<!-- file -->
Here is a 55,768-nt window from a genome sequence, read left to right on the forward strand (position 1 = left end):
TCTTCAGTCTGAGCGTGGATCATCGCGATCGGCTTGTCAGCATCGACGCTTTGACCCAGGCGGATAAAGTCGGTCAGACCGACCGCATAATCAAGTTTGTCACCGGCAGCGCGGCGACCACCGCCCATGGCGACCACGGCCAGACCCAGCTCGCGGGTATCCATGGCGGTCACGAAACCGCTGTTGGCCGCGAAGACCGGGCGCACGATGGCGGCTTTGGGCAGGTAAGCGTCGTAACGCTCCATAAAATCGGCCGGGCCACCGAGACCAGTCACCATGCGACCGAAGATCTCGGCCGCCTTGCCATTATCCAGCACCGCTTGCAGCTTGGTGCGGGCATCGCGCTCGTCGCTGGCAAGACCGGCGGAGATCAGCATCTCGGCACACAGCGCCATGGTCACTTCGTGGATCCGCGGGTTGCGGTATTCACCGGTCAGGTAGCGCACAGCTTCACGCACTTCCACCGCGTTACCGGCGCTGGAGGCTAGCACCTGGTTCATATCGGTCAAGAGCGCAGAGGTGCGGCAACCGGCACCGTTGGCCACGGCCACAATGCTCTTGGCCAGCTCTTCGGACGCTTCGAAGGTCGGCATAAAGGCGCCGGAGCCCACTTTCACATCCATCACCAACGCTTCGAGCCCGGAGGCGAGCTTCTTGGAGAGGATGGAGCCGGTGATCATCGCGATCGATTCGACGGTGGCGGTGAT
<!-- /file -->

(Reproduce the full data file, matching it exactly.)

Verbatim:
Here is a 55,768-nt window from a genome sequence, read left to right on the forward strand (position 1 = left end):
TCTTCAGTCTGAGCGTGGATCATCGCGATCGGCTTGTCAGCATCGACGCTTTGACCCAGGCGGATAAAGTCGGTCAGACCGACCGCATAATCAAGTTTGTCACCGGCAGCGCGGCGACCACCGCCCATGGCGACCACGGCCAGACCCAGCTCGCGGGTATCCATGGCGGTCACGAAACCGCTGTTGGCCGCGAAGACCGGGCGCACGATGGCGGCTTTGGGCAGGTAAGCGTCGTAACGCTCCATAAAATCGGCCGGGCCACCGAGACCAGTCACCATGCGACCGAAGATCTCGGCCGCCTTGCCATTATCCAGCACCGCTTGCAGCTTGGTGCGGGCATCGCGCTCGTCGCTGGCAAGACCGGCGGAGATCAGCATCTCGGCACACAGCGCCATGGTCACTTCGTGGATCCGCGGGTTGCGGTATTCACCGGTCAGGTAGCGCACAGCTTCACGCACTTCCACCGCGTTACCGGCGCTGGAGGCTAGCACCTGGTTCATATCGGTCAAGAGCGCAGAGGTGCGGCAACCGGCACCGTTGGCCACGGCCACAATGCTCTTGGCCAGCTCTTCGGACGCTTCGAAGGTCGGCATAAAGGCGCCGGAGCCCACTTTCACATCCATCACCAACGCTTCGAGCCCGGAGGCGAGCTTCTTGGAGAGGATGGAGCCGGTGATCATCGCGATCGATTCGACGGTGGCGGTGAT